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Southern Historical Society Papers, Volume 1. (ed. Reverend J. William Jones), Capture of the Indianola. (search)
y wounded, acting with efficiency as ordnance officer; Captain Tank and Lieutenants Fisk and Stanmeyer, both wounded, and Lieutenant R. R. Hyams, who as quartermaster and commissary exhibited much energy. As I was on board the Queen during the action, the conduct of the officers and men was under my own eye, and I cheerfully endorse the commendation of Captain McCloskey. He also speaks highly of the intrepid promptness and skill of his pilots and engineers, and of the conduct of Assistant Surgeon Blanchard, who manifested much care and coolness, coming on the gun-deck in the midst of the action and personally supervising the removal of the wounded. Sergeant Magruder, of the signal corps, also deserves mention for having rendered very important services in the discharge of the responsible duties devolved upon him. Captain Pierce, of the Webb, verbally reports to me that his pilots and engineers behaved themselves with coolness and bravery, and discharged their duties with promp
J. B. Jones, A Rebel War Clerk's Diary, XXV. April, 1863 (search)
; which, it is said, the government issued to them. About midday the City Battalion was marched down Main Street to disperse the crowd. Congress has resolved to adjourn on the 20th April. The tax bill has not passed both Houses yet. Gen. Blanchard has been relieved of his command in Louisiana. He was another general from Massachusetts. April 4 It is the belief of some that the riot was a premeditated affair, stimulated from the North, and executed through the instrumentality of recover. He has his faults, but upon the whole is no doubt well qualified for the position he occupies. I trust he will recover. The destruction of the Queen of the West, and of another of our steamers, is confirmed. Is not Pemberton and Blanchard responsible? The loss of two guns and forty men the other day, on the Nansemond, is laid at the door of Major-Gen. French, a Northern man! Can it be Gen: Cooper (Northern) who procures the appointment of so many Northern generals in our ar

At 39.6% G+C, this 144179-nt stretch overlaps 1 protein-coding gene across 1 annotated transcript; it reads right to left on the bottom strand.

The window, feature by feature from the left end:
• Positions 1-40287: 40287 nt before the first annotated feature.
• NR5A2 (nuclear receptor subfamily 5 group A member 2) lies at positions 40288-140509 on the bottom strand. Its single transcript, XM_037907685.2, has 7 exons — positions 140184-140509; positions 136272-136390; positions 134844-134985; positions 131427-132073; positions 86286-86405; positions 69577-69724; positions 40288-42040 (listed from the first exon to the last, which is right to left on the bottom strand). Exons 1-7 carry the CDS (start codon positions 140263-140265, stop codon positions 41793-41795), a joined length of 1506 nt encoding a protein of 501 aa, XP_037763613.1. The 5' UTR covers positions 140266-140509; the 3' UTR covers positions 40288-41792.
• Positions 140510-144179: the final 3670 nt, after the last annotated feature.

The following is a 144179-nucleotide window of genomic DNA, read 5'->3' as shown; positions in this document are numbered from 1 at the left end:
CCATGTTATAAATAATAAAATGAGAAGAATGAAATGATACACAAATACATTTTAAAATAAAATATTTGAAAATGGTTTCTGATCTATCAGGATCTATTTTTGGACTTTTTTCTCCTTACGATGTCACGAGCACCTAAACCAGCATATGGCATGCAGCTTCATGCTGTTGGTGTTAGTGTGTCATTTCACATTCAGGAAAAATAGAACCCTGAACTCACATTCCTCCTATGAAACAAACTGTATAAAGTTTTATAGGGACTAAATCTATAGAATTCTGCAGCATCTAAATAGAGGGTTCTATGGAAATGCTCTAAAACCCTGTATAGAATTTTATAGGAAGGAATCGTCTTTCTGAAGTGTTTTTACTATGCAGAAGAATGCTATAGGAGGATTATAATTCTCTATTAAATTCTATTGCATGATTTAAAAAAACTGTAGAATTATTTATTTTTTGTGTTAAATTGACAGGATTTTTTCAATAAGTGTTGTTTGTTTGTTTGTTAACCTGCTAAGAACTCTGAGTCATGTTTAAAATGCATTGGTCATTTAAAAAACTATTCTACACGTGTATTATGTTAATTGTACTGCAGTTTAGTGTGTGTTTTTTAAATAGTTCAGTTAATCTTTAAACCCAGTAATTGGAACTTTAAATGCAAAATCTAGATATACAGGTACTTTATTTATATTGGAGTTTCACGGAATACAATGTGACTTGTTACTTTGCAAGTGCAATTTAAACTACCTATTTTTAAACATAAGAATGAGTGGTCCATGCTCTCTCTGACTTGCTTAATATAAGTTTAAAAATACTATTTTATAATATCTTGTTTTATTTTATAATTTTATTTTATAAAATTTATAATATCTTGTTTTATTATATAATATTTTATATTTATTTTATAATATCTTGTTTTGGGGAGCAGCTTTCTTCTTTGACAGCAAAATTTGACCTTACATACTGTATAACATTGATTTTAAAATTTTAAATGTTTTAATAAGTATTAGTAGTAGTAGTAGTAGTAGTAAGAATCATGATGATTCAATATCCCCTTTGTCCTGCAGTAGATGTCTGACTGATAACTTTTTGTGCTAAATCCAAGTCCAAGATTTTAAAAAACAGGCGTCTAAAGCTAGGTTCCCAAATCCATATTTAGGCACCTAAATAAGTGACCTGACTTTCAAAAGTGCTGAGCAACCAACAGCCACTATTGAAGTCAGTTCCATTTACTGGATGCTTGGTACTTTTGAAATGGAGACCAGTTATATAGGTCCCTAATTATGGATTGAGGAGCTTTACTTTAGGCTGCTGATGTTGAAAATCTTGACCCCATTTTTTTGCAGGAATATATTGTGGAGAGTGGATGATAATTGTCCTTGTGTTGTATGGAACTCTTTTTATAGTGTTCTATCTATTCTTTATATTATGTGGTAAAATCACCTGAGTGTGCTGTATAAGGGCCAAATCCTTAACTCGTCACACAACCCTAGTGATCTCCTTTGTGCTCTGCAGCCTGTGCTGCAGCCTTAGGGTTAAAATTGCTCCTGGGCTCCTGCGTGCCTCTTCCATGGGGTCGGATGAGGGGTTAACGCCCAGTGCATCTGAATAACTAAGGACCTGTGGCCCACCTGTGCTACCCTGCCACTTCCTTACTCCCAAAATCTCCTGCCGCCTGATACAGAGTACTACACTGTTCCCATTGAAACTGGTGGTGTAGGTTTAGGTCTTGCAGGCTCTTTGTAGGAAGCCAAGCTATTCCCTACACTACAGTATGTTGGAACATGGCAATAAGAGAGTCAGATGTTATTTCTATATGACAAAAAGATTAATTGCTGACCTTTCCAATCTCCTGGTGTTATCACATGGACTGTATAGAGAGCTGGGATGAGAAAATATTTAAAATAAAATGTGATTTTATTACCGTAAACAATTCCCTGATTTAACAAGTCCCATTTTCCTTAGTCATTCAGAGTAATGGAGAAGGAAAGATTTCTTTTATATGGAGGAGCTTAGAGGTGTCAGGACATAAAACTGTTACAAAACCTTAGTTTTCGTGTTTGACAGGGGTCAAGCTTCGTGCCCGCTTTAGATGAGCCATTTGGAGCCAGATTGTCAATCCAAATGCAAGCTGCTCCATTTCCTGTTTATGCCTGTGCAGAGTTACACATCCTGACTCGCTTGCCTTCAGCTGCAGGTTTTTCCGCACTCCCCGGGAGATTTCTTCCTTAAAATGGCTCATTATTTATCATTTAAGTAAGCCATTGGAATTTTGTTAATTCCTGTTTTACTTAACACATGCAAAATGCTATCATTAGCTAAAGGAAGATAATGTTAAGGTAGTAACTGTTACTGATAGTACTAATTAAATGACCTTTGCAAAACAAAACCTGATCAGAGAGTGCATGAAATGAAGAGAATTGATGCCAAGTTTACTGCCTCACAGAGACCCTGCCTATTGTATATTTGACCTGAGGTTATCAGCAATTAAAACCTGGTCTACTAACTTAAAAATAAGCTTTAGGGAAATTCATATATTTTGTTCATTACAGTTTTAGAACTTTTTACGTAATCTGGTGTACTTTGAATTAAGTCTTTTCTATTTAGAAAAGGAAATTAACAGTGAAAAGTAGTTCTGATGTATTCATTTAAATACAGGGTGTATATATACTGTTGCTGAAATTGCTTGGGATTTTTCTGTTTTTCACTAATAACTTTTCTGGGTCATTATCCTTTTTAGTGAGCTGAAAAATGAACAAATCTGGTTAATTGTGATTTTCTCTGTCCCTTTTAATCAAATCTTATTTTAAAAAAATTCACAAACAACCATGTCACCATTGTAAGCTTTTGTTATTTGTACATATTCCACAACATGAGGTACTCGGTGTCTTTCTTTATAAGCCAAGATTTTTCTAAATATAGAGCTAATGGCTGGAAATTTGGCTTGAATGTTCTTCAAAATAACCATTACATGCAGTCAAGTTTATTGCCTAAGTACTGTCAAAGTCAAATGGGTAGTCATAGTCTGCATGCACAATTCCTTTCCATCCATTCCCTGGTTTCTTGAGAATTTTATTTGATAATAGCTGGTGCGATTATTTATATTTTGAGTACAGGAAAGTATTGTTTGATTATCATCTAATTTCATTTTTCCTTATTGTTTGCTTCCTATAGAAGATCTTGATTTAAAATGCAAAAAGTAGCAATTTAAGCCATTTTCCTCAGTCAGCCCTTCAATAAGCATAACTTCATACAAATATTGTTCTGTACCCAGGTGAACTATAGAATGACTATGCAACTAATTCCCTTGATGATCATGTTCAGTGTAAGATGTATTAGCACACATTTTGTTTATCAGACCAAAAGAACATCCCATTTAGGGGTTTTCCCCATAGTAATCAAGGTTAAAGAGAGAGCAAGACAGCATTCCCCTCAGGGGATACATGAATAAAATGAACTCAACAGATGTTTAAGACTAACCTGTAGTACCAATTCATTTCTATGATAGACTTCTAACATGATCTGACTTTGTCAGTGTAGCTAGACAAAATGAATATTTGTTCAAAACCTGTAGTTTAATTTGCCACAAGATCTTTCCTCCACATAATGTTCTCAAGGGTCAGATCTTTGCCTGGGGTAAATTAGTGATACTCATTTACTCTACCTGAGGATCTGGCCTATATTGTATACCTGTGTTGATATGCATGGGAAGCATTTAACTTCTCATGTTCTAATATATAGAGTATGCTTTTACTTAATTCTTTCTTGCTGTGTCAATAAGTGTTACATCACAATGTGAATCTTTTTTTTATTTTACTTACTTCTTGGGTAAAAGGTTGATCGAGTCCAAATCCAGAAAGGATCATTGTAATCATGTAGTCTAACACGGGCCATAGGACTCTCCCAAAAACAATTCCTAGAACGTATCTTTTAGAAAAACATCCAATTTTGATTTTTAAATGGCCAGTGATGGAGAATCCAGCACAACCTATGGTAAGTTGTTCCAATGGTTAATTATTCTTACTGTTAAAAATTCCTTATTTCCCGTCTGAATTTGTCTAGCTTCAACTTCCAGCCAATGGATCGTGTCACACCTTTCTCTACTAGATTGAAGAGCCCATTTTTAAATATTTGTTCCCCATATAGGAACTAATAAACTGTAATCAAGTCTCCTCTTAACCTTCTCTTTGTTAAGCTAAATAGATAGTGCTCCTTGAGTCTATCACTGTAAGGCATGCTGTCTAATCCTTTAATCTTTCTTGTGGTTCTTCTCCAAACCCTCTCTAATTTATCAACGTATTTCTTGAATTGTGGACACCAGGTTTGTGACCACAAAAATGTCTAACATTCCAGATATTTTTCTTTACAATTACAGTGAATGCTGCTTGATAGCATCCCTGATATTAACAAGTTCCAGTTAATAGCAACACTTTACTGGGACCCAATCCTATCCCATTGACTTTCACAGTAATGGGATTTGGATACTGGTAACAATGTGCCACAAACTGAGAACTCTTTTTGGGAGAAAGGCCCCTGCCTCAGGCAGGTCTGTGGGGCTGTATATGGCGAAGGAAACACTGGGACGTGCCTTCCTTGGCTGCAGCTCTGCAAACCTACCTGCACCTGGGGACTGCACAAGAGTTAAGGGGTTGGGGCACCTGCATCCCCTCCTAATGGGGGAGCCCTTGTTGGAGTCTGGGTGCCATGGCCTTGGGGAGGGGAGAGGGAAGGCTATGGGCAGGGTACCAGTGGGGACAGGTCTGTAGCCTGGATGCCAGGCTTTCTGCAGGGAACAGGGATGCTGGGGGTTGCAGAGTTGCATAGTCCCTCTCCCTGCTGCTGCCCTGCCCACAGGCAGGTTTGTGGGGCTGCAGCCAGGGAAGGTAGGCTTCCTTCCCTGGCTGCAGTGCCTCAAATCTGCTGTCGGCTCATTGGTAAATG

General Horace Porter, Campaigning with Grant, Chapter 31 (search)
e to the other, and called the silent witness. This toy was taken possession of by Colonel Moore of Sheridan's staff, and is now owned by his son. Bargains were at once struck for nearly all the articles in the room; and it is even said that some mementos were carried off for which no coin of the republic was ever exchanged. The sofa remains in possession of Mrs. Spillman, Mr. McLean's daughter, who now lives in Camden, West Virginia. Colonel Marshall presented the boxwood ink-stand to Mr. Blanchard of Baltimore. Of the three impressions of the terms of surrender made in General Grant's manifold writer, the first and third are believed to have been accidentally destroyed. No trace of them has since been discovered; the second is in the possession of the New York Commandery of the Military Order of the Loyal Legion, which purchased it recently from the widow of General Parker. The headquarters flag which had been used throughout the entire Virginia campaign General Grant presente
be made. On the 19th of April, Congress took up this plan for consideration and action, and Mr. Spaight of N. C. moved that the fifth proposition above quoted, prohibiting Slavery after the year 1800, be stricken out of the Ordinance; and Mr. Read of S. C. seconded the motion. The question was put in this form: Shall the words moved to be stricken out stand? and on this question the Ays and Noes were required and taken, with the following result: N. Hamp Mr. Foster ay, Ay.   Mr. Blanchard ay, Massachu Mr. Gerry ay, Ay.   Mr. Partridge ay, R. Island Mr. Ellery ay, Ay.   Mr. Howell ay, Connect Mr. Sherman ay, Ay.   Mr. Wadsworth ay, New York Mr. De Witt ay, Ay.   Mr. Paine ay, N. Jersey Mr. Dick ay, No vote. By the Articles of Confederation, two or more delegates were required to be present to cast the vote of a State. New Jersey, therefore, failed to vote. Pennsyl Mr. Mifflin ay, Ay.   Mr. Montgomery ay,   Mr. Hand ay, Maryland Mr
ar to have been half so severe. They had more killed, but fewer wounded. The explanation is obvious. They bushwhacked and our men fought in line of battle. They sought the cover of trees and skirmished successfully, while our troops were exposed. Many of our casualties may be charged to sharp-shooters posted in trees. It is surprising that our officers did not adopt the crafty tactics of the enemy. We captured a few Georgians and Louisiana volunteers, including a Louisiana major, of Blanchard's brigade. The strength of the enemy opposed to us has not been satisfactorily ascertained. The prisoners assert that Longstreet's division and part of Huger's were in the field. It is probable, as we know that Longstreet's and Huger's divisions, supported by Hill's corps, hold that line. We lost no prominent field-officers, but many line-officers were wounded — several killed. Two of Hooker's aids had horses killed under them, and Lieut. Whiting, aid to Gen. Robinson, lost an arm